Jytdog Would you please review my edit? The article included a listing of Cochrane regional offices and special project groups. Most content had no citations, some was backed by self-published sources, and some to articles which described the research projects but not the significance of the organization which did it. I deleted it all. I would appreciate your thoughts on that. Blue Rasberry (talk) 15:02, 27 February 2017 (UTC)

That was an improvement, yes. There is a lot more to do. Cochrane has been well covered in independent and reliable sources and the content needs to be extensively reworked to cite and summarize them. Jytdog (talk) 17:28, 27 February 2017 (UTC)

Complaints about Cochrane reviews[edit]

I have a couple complaints against Cochrane reviews. Right now I'm readin' one about whether getting your teeth cleaned by a dentist is a good idea ([2]). They found 88 papers in the literature, and then threw out 83 of them for various reasons. The other five concerned only three studies. For various reasons, they could hardly draw any conclusions. Any time a p-value comes out less than 5% they say there is evidence for whatever it may be, and any time it comes out greater than 5% they say there is no evidence! (If there are several results that are not very statistically significant but all go in the same direction, that may constitute a statistically valid finding, but that's apparently not in their mandate.) The report follows a strict format, which makes it very difficult to keep the three studies clear in one's mind. They end up concluding almost nothing. I don't know whether I should bother going to the dentist anymore!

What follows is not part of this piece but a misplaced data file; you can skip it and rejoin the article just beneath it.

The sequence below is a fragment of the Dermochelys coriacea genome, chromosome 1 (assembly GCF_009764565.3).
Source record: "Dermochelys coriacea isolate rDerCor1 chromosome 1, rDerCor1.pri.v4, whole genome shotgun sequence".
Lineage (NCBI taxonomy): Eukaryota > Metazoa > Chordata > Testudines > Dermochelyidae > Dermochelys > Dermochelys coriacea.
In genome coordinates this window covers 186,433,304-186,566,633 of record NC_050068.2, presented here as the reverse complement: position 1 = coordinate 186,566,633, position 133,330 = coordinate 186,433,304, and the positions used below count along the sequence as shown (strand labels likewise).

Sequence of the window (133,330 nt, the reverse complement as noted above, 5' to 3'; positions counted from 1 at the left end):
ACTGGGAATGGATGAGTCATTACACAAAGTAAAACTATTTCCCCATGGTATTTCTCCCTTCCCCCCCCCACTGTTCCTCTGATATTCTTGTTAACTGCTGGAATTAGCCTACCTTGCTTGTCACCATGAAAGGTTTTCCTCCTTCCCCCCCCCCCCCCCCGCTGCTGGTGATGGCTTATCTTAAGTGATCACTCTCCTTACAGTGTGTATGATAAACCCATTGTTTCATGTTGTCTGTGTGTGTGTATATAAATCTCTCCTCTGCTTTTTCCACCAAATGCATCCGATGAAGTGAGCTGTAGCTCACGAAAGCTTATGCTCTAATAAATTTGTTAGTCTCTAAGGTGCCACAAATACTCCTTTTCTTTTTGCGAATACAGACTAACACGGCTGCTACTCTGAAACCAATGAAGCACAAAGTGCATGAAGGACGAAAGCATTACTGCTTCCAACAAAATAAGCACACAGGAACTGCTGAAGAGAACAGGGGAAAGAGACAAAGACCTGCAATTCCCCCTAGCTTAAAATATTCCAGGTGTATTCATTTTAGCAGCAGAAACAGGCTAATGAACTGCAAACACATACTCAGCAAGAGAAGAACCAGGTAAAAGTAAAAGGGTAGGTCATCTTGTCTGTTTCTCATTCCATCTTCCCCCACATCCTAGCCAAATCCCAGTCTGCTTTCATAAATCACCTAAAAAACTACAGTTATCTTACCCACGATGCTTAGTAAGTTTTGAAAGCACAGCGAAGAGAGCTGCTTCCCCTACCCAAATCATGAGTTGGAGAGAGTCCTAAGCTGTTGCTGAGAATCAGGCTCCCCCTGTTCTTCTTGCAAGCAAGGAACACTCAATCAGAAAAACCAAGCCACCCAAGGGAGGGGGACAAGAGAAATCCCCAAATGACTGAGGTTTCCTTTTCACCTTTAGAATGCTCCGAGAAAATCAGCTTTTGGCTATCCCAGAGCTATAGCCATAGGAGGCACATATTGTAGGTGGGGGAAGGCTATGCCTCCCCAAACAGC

A more serious case I heard about a few years ago ([3]). Cochrane and the British Medical Journal came out with a claim that there was no good reason to stockpile Tamiflu in case of a flu epidemic. This is a case where many lives may depend on how nitpicky we choose to be. The Cochrane analysis excluded 15 out of 20 studies just because cases of pneumonia were self reported. The remaining studies were not powerful enough to prove that Tamiflu saves lives (which they couldn’t do anyway because they did not involve “severe viral pneumonia”). A study in 2013 found that it did save about half the people who would otherwise have died ([4]). But the study was not a randomized placebo-controlled experiment, so the Cochrane people wouldn't consider it worthy.

It could well be that Tamiflu would save thousands of lives in a pandemic, but that we won’t have Tamiflu because the studies showing its effectiveness did not meet the strictest criteria of perfection.

Eric Kvaalen (talk) 18:37, 26 June 2017 (UTC)

Thanks for your comments, but this is not a forum for discussion of the organization. Is there some content you would like to add or change in this article? Jytdog (talk) 01:13, 27 June 2017 (UTC)